- Act like booksfortrade is an auction block. If you have a desired book, do not bounce between traders in your DMs and say things like, “Person A offered me three books, can you do better?” It’s dehumanizing and greedy, and it’s that attitude that earns the tag its bad rap.
- Post a photo of a book you’re not actually willing to trade. So many times I’ve gotten excited because I had a book on someone’s stated WL, and when I message them the offer they say that “they’re not willing to trade for that book.” It just creates disappointment and confusion.
- Try to sell ARCs or offer to pay for someone’s ARC. This is a big one friends, ARCs are clearly stated to be “not for sale.” So don’t be a jerk and try to undercut the publishing industry.
- Take advantage of someone. This is happening more and more and it’s really disheartening to see. I always like to stick by the fact that a book for a book is fair. Asking for two and three fall 2018 ARCs just because you know you have a “unicorn” that someone is desperate for is an assh*le move, I just have to say it. It’s taking advantage of someone, plain and simple.
- Be unresponsive. The most unnerving thing in the world is sending off a book only to find sudden silence in your DMs. If another trader suddenly stops responding and hasn’t sent you tracking, that’s a huge red flag for a scamming situation. Most times it’s just that the person isn’t checking their DMs though, so just be considerate and remember to respond.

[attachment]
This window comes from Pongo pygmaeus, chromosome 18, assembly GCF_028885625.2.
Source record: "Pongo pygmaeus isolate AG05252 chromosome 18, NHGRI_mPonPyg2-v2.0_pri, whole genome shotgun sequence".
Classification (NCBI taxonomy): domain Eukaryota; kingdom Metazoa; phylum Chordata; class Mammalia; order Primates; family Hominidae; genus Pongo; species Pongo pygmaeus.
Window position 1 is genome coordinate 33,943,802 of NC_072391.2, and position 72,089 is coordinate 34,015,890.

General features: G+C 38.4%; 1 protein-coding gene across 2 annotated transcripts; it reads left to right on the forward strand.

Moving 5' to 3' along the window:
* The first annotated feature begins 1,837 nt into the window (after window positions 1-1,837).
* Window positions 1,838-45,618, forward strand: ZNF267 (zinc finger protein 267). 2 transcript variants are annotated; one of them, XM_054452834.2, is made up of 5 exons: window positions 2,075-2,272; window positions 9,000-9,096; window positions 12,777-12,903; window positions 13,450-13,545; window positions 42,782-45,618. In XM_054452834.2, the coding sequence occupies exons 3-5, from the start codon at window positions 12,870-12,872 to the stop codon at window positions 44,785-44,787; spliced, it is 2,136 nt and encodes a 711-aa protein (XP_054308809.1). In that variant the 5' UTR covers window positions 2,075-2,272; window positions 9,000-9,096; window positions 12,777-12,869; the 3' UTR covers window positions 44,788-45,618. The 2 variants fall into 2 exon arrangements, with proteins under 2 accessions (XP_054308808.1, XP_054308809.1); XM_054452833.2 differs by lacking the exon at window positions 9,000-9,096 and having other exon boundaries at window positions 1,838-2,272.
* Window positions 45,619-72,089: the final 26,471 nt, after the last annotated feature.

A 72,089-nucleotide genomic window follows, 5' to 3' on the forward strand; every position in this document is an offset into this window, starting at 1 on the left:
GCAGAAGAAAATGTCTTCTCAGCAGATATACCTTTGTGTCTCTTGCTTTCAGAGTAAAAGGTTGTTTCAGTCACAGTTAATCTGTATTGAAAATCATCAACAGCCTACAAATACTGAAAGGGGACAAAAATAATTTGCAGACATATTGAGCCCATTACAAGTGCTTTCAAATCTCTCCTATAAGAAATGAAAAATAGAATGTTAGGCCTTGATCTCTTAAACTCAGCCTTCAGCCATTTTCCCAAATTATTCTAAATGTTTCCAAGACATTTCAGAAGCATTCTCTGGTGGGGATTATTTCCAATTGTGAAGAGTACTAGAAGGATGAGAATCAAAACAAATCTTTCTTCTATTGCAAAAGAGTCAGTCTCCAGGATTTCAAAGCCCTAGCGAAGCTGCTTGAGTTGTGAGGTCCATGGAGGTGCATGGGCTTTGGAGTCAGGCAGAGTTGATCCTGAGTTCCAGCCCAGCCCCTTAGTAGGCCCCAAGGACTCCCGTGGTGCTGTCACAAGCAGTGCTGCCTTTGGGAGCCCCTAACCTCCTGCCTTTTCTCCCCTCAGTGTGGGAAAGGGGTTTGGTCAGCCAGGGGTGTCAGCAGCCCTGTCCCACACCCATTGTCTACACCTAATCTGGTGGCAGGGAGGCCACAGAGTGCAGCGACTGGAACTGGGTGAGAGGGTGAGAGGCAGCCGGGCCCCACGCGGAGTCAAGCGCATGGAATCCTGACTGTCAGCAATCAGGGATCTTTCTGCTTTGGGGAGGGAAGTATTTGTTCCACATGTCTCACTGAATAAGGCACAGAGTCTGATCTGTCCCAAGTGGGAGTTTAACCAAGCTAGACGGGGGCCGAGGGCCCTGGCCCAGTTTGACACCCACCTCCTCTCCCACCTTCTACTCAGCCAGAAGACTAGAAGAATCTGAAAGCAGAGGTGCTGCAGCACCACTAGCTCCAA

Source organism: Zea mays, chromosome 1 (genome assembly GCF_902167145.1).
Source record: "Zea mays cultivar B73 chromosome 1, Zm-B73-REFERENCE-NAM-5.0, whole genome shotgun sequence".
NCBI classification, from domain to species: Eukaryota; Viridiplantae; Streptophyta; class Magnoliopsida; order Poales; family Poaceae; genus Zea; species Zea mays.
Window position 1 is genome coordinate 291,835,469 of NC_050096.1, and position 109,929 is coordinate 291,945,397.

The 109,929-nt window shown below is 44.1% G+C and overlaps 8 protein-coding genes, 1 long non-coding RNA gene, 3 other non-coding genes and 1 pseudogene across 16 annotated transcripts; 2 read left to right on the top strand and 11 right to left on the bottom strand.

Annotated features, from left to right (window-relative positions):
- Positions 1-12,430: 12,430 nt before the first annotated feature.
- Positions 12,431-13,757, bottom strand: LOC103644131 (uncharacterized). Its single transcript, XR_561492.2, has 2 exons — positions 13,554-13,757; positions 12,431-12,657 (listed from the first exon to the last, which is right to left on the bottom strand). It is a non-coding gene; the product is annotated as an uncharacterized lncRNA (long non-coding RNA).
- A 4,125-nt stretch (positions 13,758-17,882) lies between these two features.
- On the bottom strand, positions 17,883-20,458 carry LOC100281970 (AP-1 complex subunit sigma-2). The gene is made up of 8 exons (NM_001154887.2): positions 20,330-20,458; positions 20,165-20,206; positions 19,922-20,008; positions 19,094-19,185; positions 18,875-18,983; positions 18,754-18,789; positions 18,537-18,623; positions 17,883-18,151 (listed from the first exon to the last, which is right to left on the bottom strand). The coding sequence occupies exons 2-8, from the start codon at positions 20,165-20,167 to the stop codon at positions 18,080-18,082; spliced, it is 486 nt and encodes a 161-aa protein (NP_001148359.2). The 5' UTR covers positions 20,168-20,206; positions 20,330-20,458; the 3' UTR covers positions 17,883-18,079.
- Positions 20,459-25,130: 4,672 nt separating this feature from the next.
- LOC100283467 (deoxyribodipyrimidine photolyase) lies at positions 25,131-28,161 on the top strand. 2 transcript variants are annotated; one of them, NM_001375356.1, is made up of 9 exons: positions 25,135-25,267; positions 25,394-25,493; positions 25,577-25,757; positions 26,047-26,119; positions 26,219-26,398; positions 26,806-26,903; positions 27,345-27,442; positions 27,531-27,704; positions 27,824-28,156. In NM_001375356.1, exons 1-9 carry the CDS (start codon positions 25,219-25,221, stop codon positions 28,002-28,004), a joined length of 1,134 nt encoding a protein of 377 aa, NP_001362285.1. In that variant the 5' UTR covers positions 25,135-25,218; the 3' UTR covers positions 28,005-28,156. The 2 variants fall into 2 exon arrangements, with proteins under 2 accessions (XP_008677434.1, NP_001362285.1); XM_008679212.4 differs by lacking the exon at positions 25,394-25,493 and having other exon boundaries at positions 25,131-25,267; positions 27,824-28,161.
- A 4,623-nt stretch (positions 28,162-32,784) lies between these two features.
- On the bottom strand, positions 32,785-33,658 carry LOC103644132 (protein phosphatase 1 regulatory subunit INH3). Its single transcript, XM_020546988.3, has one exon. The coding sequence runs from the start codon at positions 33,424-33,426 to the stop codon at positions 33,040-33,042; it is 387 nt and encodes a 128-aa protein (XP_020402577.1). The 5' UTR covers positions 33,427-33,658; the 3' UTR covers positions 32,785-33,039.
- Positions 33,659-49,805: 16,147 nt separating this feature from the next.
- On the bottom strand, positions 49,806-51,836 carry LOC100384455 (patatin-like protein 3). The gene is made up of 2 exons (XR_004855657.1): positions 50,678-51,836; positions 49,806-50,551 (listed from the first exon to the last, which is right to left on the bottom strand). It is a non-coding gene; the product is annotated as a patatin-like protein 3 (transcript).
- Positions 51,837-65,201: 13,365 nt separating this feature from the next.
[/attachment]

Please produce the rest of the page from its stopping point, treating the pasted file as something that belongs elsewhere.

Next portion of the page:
PHEW. I think that’s about it. Those lists were much longer than I intended them to be but I had *things* to say lol.
Overall, here’s what’s good about trading: you can find books you probably wouldn’t have gotten otherwise; it’s a great outlet to find reviewers for an ARC once you’re done reading it (though keep in mind, if it’s an ownvoices book it’s always best to send it to an ownvoices reviewer); you can meet new bookworms and make new friends; and it’s an excellent resource to find out what editions of books exist (is there an alternative UK cover? Has the ARC been printed by publishers yet? etc etc).
And of course, the bad: it’s addictive, scrolling through the tag becomes a kind of compulsion since you always want to see what people have (at least, this became the case for me); it costs money to constantly ship books, especially when you take packing supplies into account; the tag contributes to a toxic culture of accumulating ARCs just for the sake of having them to trade or use as a bargaining tool rather than for, hello, reading.